The Horror: The Internet is WRONG

Pig

Are you doing all the research for your book online? Chances are you’re getting information which is either incomplete, or totally wrong.

Please do some real research. Fire a gun. Ride a horse. Get into a balloon, and take a short flight.

This wonderful article, Bacon, Booze and Books: What Kings Ate and Wizards Drank | David Gaughran, made me giggle:

“… did you know that the internet can be wrong? It’s often wrong, in fact, if you are looking in the wrong places. It’s difficult to tell who is writing the information. While researching my book, I had people share their favorite links on various topics. One of them? After some digging, was written by a group of junior high students as a class project. Most people just look at content, when they should be looking at source.”

Krista’s right about boiling pig fat. I’ve done it too, and it’s a messy, smelly process. :-)

No one’s suggesting that you grab a pig carcase and have at it, but it couldn’t hurt, especially if you care about what you write.

Nothing annoys me more, for example, than reading an historical novel, and reading that the hero and heroine galloped everywhere. They gallop for hours. Nonsense. Even a short gallop of a couple of minutes takes a lot out of a horse. Their horses would be dead, and so would they, because tired horses trip and go down. Nasty things happen to riders when they do.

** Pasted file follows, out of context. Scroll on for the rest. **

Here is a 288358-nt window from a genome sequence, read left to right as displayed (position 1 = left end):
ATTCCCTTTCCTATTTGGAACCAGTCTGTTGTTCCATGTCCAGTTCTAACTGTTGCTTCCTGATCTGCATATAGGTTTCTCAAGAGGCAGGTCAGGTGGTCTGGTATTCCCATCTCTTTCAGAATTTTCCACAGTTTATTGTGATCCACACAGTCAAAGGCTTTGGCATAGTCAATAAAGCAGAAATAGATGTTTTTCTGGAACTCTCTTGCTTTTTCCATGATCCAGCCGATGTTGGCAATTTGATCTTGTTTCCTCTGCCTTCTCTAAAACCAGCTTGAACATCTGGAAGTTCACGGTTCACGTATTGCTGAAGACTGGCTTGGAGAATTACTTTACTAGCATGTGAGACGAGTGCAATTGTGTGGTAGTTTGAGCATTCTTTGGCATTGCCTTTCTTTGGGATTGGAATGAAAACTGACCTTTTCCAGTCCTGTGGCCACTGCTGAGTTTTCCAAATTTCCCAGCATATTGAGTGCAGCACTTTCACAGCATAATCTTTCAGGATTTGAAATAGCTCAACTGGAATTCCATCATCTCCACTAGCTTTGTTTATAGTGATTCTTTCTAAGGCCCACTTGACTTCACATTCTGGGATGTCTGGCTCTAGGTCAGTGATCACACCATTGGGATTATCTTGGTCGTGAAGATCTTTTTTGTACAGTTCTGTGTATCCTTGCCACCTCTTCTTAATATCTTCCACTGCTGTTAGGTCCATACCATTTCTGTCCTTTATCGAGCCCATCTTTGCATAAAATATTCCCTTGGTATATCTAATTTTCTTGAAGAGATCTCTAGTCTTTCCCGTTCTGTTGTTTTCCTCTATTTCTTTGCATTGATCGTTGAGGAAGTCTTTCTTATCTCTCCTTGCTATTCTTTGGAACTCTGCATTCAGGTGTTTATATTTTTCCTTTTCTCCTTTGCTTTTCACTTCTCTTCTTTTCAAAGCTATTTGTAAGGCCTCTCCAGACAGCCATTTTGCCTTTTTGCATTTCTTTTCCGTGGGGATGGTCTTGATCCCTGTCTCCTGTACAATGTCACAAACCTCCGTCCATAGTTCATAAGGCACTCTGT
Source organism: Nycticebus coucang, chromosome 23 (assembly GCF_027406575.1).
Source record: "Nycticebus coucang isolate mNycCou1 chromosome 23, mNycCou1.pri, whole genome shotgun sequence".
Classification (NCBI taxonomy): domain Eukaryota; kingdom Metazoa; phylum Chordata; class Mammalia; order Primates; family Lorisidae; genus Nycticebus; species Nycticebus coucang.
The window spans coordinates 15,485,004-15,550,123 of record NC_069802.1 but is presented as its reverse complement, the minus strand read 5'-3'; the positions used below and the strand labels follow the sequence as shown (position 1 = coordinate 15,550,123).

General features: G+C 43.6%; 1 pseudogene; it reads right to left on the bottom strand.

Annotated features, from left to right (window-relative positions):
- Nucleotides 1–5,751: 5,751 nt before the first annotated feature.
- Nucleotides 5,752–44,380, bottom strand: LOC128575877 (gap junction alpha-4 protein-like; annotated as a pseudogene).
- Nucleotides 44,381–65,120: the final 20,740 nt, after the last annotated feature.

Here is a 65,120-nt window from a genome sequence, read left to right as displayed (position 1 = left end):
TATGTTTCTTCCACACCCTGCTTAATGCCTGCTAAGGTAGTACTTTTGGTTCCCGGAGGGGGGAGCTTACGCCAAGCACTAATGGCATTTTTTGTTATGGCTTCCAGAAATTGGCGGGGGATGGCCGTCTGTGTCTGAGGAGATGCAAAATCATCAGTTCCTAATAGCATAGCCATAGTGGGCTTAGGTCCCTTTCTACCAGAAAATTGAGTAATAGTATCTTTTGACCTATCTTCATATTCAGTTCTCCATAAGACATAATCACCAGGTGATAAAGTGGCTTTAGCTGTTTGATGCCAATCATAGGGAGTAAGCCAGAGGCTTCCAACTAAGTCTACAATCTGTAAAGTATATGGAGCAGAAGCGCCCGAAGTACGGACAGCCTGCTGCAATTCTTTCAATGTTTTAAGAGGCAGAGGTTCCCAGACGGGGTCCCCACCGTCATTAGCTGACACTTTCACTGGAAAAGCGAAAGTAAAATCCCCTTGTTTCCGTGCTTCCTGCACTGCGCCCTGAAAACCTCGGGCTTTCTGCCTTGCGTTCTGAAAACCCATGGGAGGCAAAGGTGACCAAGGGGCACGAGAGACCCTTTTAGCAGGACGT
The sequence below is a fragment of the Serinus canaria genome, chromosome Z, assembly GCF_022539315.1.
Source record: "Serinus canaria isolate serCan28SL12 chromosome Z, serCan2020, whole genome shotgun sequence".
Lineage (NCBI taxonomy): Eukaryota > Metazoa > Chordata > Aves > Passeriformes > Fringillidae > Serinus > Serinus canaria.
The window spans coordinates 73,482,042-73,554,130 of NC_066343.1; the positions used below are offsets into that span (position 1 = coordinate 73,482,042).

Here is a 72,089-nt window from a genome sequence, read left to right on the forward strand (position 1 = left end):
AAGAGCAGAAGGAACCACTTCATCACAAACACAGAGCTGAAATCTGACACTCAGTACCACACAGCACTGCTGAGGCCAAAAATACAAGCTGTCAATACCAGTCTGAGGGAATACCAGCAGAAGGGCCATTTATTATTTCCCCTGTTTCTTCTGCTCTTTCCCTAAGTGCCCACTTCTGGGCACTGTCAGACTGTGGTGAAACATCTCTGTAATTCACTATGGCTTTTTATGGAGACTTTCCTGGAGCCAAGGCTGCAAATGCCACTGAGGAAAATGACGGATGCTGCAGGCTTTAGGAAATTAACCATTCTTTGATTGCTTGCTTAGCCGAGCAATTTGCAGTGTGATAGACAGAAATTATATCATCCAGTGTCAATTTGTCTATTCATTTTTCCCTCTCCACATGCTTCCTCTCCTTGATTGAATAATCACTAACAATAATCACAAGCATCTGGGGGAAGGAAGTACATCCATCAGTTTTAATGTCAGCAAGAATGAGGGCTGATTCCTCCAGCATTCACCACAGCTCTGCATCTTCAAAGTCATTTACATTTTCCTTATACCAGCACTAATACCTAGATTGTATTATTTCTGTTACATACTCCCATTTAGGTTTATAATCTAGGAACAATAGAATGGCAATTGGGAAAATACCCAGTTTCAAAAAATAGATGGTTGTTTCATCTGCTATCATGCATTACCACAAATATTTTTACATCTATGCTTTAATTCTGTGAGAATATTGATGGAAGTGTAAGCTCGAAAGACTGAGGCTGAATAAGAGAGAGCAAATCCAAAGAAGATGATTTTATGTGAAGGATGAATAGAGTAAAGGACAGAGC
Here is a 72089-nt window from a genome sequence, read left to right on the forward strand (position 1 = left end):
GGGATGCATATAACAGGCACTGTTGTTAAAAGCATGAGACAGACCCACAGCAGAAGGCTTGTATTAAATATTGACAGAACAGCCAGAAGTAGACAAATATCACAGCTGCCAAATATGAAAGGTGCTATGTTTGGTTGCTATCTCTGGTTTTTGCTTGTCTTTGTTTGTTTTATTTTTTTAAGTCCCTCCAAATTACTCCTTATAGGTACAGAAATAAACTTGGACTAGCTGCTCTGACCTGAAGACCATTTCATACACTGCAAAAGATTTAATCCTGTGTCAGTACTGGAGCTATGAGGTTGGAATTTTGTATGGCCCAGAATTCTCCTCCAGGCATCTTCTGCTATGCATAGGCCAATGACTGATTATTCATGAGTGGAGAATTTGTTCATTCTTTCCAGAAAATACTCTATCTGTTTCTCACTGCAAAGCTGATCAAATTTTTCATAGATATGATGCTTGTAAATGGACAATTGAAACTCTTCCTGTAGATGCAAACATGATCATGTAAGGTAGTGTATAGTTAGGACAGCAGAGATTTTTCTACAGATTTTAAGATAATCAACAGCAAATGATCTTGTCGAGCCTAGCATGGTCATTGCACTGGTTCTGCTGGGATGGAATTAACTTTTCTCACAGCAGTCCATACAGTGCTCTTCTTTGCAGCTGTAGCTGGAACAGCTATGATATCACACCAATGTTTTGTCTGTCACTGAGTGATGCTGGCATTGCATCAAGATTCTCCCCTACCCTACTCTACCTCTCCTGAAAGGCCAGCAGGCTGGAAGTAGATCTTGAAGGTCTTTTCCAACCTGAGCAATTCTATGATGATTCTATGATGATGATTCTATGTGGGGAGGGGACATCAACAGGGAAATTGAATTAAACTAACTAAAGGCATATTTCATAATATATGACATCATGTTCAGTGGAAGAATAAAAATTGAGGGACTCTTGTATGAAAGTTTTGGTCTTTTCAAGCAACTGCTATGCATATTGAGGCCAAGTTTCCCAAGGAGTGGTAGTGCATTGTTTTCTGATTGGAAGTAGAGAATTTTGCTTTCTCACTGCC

It’s hard to get every little thing about your book right. You will make mistakes. I remember reading a book from a very famous, bestselling author. The hero drove along a particular road in Sydney. I know that road, and what he wrote couldn’t happen. It spoiled the book for me, because I was instantly dragged out of the book, and couldn’t get back into it.

Accept that you’ll make mistakes. They’re inevitable. However, being aware of research — and doing it — will make you a better writer.

Tip: be aware of continuity mistakes, as well as general mistakes. If your heroine is wearing boots in a scene, and then you mention that she’s barefoot as she flees into the night, either forget the boots entirely, or show her removing them.

Remember to create a timeline, and enter the events of your novel onto the timeline. Be aware of weather, days of the week, etc. It makes a difference.

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Angela Booth is a top copywriter, multi-published author, and writing teacher. She offers many guides, courses and classes to help writers to enhance their skills on her Writing Genii website. She also provides inspiration and motivation for writers on her writing blogs. Angela has been writing successfully since the late 1970s, and was online in the 1980s, long before the birth of the Web. Her business books have been widely published.

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